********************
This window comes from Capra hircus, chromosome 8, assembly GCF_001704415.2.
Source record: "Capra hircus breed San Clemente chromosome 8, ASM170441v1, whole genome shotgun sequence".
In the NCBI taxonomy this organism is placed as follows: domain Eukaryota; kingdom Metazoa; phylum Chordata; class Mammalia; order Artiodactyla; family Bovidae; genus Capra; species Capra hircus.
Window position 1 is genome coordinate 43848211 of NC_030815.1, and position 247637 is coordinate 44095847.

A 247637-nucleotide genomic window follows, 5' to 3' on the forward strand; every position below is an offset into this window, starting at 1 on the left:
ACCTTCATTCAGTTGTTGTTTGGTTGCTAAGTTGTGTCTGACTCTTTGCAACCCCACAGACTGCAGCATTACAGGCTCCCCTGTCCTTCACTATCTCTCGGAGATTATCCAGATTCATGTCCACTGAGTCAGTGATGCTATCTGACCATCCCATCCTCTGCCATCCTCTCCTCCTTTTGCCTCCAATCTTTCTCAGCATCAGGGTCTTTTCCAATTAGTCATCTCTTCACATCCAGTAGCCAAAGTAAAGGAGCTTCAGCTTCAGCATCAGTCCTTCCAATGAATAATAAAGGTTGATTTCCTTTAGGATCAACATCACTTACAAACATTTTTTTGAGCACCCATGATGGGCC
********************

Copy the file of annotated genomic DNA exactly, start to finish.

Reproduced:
This window comes from Capra hircus, chromosome 8, assembly GCF_001704415.2.
Source record: "Capra hircus breed San Clemente chromosome 8, ASM170441v1, whole genome shotgun sequence".
In the NCBI taxonomy this organism is placed as follows: domain Eukaryota; kingdom Metazoa; phylum Chordata; class Mammalia; order Artiodactyla; family Bovidae; genus Capra; species Capra hircus.
Window position 1 is genome coordinate 43848211 of NC_030815.1, and position 247637 is coordinate 44095847.

A 247637-nucleotide genomic window follows, 5' to 3' on the forward strand; every position below is an offset into this window, starting at 1 on the left:
ACCTTCATTCAGTTGTTGTTTGGTTGCTAAGTTGTGTCTGACTCTTTGCAACCCCACAGACTGCAGCATTACAGGCTCCCCTGTCCTTCACTATCTCTCGGAGATTATCCAGATTCATGTCCACTGAGTCAGTGATGCTATCTGACCATCCCATCCTCTGCCATCCTCTCCTCCTTTTGCCTCCAATCTTTCTCAGCATCAGGGTCTTTTCCAATTAGTCATCTCTTCACATCCAGTAGCCAAAGTAAAGGAGCTTCAGCTTCAGCATCAGTCCTTCCAATGAATAATAAAGGTTGATTTCCTTTAGGATCAACATCACTTACAAACATTTTTTTGAGCACCCATGATGGGCC